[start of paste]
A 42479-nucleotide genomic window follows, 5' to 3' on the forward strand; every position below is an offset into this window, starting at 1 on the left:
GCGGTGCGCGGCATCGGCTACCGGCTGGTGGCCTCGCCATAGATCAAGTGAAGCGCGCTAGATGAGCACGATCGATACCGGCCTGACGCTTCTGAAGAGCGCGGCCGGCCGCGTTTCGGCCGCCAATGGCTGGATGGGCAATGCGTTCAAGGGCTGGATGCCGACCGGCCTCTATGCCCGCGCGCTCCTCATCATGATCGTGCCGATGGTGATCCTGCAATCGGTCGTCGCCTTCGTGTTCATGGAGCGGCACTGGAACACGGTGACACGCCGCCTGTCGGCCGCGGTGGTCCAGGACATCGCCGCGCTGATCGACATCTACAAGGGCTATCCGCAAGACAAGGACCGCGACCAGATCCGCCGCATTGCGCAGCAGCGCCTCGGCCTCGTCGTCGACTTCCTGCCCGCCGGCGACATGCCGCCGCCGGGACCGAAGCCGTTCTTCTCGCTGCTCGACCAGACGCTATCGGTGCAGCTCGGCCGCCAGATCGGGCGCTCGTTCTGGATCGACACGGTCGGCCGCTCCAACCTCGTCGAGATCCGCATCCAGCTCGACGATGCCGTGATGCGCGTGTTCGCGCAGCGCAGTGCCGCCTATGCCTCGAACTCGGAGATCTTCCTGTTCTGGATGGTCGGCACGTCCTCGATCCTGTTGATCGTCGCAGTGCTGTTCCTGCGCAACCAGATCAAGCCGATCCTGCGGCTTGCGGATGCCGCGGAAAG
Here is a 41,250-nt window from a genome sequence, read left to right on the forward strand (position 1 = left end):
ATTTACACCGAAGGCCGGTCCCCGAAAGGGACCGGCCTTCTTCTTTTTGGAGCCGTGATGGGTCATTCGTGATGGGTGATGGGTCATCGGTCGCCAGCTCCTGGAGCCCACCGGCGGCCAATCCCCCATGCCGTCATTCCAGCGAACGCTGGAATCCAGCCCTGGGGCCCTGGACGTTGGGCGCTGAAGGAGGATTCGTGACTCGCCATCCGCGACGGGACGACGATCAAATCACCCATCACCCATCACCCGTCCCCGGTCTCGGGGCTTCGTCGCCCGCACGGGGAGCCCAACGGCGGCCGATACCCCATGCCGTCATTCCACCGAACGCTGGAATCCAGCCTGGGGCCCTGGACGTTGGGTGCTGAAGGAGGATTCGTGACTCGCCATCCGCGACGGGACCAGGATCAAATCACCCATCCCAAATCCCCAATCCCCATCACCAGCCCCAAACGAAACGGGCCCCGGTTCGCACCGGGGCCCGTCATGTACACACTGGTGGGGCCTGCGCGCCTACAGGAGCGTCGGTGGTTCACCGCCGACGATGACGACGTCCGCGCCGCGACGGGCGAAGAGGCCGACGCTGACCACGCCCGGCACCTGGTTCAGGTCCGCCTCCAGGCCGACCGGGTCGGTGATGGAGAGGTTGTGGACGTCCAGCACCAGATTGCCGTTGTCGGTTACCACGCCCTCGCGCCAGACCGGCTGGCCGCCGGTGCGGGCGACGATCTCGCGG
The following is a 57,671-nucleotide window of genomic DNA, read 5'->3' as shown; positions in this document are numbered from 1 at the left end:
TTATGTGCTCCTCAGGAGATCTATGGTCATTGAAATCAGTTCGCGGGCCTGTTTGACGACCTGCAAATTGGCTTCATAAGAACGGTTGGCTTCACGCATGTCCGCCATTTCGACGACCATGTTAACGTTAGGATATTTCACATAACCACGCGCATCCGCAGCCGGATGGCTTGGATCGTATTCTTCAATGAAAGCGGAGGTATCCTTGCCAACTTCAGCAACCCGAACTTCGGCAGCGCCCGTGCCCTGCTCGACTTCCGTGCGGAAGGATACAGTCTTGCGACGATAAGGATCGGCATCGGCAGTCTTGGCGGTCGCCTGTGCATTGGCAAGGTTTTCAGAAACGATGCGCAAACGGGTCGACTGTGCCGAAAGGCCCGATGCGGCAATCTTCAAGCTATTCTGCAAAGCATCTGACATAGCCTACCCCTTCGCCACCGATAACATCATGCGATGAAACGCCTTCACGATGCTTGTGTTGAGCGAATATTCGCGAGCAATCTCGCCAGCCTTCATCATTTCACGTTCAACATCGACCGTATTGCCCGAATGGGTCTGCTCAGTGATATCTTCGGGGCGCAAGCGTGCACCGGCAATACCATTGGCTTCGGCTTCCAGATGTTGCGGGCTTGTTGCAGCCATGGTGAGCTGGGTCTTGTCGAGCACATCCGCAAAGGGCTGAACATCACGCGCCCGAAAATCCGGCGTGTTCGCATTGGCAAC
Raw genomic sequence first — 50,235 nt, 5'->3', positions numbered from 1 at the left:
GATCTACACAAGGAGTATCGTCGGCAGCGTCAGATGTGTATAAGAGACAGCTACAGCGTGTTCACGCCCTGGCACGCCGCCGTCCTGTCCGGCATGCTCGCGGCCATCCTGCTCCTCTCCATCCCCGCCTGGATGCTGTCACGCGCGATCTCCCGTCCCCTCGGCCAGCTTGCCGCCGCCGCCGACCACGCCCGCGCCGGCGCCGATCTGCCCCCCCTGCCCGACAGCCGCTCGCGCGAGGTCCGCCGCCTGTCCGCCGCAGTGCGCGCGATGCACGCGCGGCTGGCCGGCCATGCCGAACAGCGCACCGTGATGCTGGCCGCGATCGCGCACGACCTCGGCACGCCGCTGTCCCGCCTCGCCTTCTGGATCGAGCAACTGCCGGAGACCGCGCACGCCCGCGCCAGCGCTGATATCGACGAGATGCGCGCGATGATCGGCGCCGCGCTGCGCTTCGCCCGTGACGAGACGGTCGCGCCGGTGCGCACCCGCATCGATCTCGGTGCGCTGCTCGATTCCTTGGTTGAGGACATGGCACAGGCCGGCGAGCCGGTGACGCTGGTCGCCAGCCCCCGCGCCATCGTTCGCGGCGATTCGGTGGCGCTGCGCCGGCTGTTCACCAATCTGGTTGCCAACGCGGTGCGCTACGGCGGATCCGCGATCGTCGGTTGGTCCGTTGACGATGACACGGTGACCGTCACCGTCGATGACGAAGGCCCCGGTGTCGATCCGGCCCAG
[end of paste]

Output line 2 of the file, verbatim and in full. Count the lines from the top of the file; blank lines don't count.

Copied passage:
GCGGTGCGCGGCATCGGCTACCGGCTGGTGGCCTCGCCATAGATCAAGTGAAGCGCGCTAGATGAGCACGATCGATACCGGCCTGACGCTTCTGAAGAGCGCGGCCGGCCGCGTTTCGGCCGCCAATGGCTGGATGGGCAATGCGTTCAAGGGCTGGATGCCGACCGGCCTCTATGCCCGCGCGCTCCTCATCATGATCGTGCCGATGGTGATCCTGCAATCGGTCGTCGCCTTCGTGTTCATGGAGCGGCACTGGAACACGGTGACACGCCGCCTGTCGGCCGCGGTGGTCCAGGACATCGCCGCGCTGATCGACATCTACAAGGGCTATCCGCAAGACAAGGACCGCGACCAGATCCGCCGCATTGCGCAGCAGCGCCTCGGCCTCGTCGTCGACTTCCTGCCCGCCGGCGACATGCCGCCGCCGGGACCGAAGCCGTTCTTCTCGCTGCTCGACCAGACGCTATCGGTGCAGCTCGGCCGCCAGATCGGGCGCTCGTTCTGGATCGACACGGTCGGCCGCTCCAACCTCGTCGAGATCCGCATCCAGCTCGACGATGCCGTGATGCGCGTGTTCGCGCAGCGCAGTGCCGCCTATGCCTCGAACTCGGAGATCTTCCTGTTCTGGATGGTCGGCACGTCCTCGATCCTGTTGATCGTCGCAGTGCTGTTCCTGCGCAACCAGATCAAGCCGATCCTGCGGCTTGCGGATGCCGCGGAAAG